Refugees Granted Asylum More Likely to Have Schizophrenia and Psychotic Disorders Interview with:

Dr. Anna-Clara Hollander

Dr. Anna Clara Hollander

Anna-Clara Hollander PhD
Division of Social Medicine, Department of Public Health Sciences
Karolinska Institutet, Stockholm, Sweden. What is the background for this study? What are the main findings?

Response: The humanitarian crises in Europe, the Middle East, north Africa, and central Asia have led to more displaced people, asylum seekers, and refugees worldwide than at any time since the second world war. Refugees are known to be at an increased risk of mental health problems, such as post-traumatic stress disorder and other common mental disorders, compared to non-refugee migrants, but little is known about their risk of psychosis.

The aim of the study was to determine the risk of schizophrenia and other non-affective psychotic disorders among refugees, compared to non-refugee migrants, and the general Swedish population. We used a linked national register data to examine more than 1.3 million people in Sweden, and tracked diagnoses of non-affective psychotic disorders among the population. The cohort included people born to two Swedish-born parents, refugees, and non-refugee migrants from the four major refugee generating regions: the Middle East and north Africa, sub-Saharan Africa, Asia, Eastern Europe and Russia.

Results showed 3,704 cases of non-affective psychotic disorders during the 8.9 million person years of follow up. Refugees granted asylum were on average 66% more likely to develop schizophrenia or another non-affective psychotic disorder than non-refugee migrants. In addition, they were up to 3.6 times more likely to do so than the Swedish-born population. Incidence rates for non-affective psychosis were 385 per million in those born in Sweden, 804 per million in non-refugee migrants, and 1264 per million in refugees.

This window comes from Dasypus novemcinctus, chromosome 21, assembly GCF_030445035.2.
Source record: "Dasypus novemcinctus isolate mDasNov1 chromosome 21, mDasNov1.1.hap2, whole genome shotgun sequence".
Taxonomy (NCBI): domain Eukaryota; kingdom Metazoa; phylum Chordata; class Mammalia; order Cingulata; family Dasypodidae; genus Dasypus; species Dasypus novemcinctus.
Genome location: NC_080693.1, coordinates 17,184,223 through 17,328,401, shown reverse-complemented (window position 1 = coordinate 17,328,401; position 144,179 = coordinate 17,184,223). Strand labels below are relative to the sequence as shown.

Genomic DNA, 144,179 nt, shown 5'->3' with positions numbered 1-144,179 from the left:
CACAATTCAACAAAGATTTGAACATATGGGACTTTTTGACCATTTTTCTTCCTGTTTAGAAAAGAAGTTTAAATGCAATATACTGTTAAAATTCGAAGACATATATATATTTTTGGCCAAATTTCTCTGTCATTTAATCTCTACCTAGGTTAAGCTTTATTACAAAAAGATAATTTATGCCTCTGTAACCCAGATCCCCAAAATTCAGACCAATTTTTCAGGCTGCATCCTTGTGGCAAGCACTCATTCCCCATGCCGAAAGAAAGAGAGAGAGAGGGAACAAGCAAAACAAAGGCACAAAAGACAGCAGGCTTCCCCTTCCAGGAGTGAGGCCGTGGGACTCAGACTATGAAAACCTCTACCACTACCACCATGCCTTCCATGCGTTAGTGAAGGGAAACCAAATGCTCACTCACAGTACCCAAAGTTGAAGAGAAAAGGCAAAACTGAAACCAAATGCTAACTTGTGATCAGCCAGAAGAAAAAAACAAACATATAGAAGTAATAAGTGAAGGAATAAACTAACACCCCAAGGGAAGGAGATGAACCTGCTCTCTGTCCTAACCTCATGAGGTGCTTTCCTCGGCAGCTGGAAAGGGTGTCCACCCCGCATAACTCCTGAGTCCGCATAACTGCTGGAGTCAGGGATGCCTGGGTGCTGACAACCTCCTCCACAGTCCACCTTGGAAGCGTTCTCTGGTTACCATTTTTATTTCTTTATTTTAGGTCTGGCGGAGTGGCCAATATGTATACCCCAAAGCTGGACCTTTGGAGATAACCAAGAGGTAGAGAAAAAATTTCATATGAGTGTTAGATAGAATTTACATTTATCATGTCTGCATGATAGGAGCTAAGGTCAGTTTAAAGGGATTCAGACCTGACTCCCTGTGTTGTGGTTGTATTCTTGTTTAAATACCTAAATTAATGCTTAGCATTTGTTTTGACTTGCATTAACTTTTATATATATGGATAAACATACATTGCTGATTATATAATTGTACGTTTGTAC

The increased rate in refugees was significant for all areas of origin except sub-Saharan Africa, for whom rates in both groups were similarly high relative to the Swedish-born population. One possible explanation is that a larger proportion of sub-Saharan Africa immigrants will have been exposed to deleterious psychosocial adversities before emigration, irrespective of refugee status. Alternatively post-migratory factors, such as discrimination, racism, and social exclusion may explain these high rates.
Overall, our findings are consistent with the hypothesis that increased risk of non-affective psychotic disorders among immigrants is due to a higher frequency of exposure to social adversity before migration, including the effects of war, violence, or persecution. What should clinicians and patients take away from your report?

Response: To take the early signs and symptoms of psychosis into account in refugee populations as part of any clinical mental health service responses to the current global humanitarian crises. What recommendations do you have for future research as a result of this study?

Response: As the study was based on routine register data, information on potentially aetiologically relevant experiences prior to migration was unavailable and although the analysis were controlled for income and post-migratory urban residency, we were unable to investigate other post-migratory factors, including racism, discrimination and ethnic density in the available data. Further exploration these pre- and post-migration factors present an important avenue for future research. Is there anything else you would like to add?

Response: Clinicians and service planners in high income settings should be aware of the early signs of psychosis in refugees, for whom median presentation to services after arrival to Sweden was over a year sooner than for other migrant groups. Just as for the general population, refugees and their families will benefit from timely and early interventions and care, particularly in those exposed to severe psychosocial adversity. Thank you for your contribution to the community.


Hollander Anna-Clara, Dal Henrik, Lewis Glyn,Magnusson Cecilia, Kirkbride James B, DalmanChristina et al. Refugee migration and risk of schizophrenia and other non-affective psychoses: cohort study of 1.3 million people in Sweden

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Dr. Anna-Clara Hollander (2016). Refugees Granted Asylum More Likely to Have Schizophrenia and Psychotic Disorders